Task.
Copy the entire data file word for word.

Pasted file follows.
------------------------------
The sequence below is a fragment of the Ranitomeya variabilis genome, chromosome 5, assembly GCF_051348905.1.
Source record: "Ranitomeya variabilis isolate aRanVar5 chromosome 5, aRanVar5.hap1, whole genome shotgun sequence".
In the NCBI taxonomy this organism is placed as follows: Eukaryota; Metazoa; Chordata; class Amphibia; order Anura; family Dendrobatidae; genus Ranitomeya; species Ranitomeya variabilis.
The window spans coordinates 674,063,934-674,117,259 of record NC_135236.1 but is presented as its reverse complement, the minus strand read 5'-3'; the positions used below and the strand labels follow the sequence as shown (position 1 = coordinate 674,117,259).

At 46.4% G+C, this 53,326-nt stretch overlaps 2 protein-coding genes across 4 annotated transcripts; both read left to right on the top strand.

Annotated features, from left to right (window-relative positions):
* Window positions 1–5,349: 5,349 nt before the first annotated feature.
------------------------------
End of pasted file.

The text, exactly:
The sequence below is a fragment of the Ranitomeya variabilis genome, chromosome 5, assembly GCF_051348905.1.
Source record: "Ranitomeya variabilis isolate aRanVar5 chromosome 5, aRanVar5.hap1, whole genome shotgun sequence".
In the NCBI taxonomy this organism is placed as follows: Eukaryota; Metazoa; Chordata; class Amphibia; order Anura; family Dendrobatidae; genus Ranitomeya; species Ranitomeya variabilis.
The window spans coordinates 674,063,934-674,117,259 of record NC_135236.1 but is presented as its reverse complement, the minus strand read 5'-3'; the positions used below and the strand labels follow the sequence as shown (position 1 = coordinate 674,117,259).

At 46.4% G+C, this 53,326-nt stretch overlaps 2 protein-coding genes across 4 annotated transcripts; both read left to right on the top strand.

Annotated features, from left to right (window-relative positions):
* Window positions 1–5,349: 5,349 nt before the first annotated feature.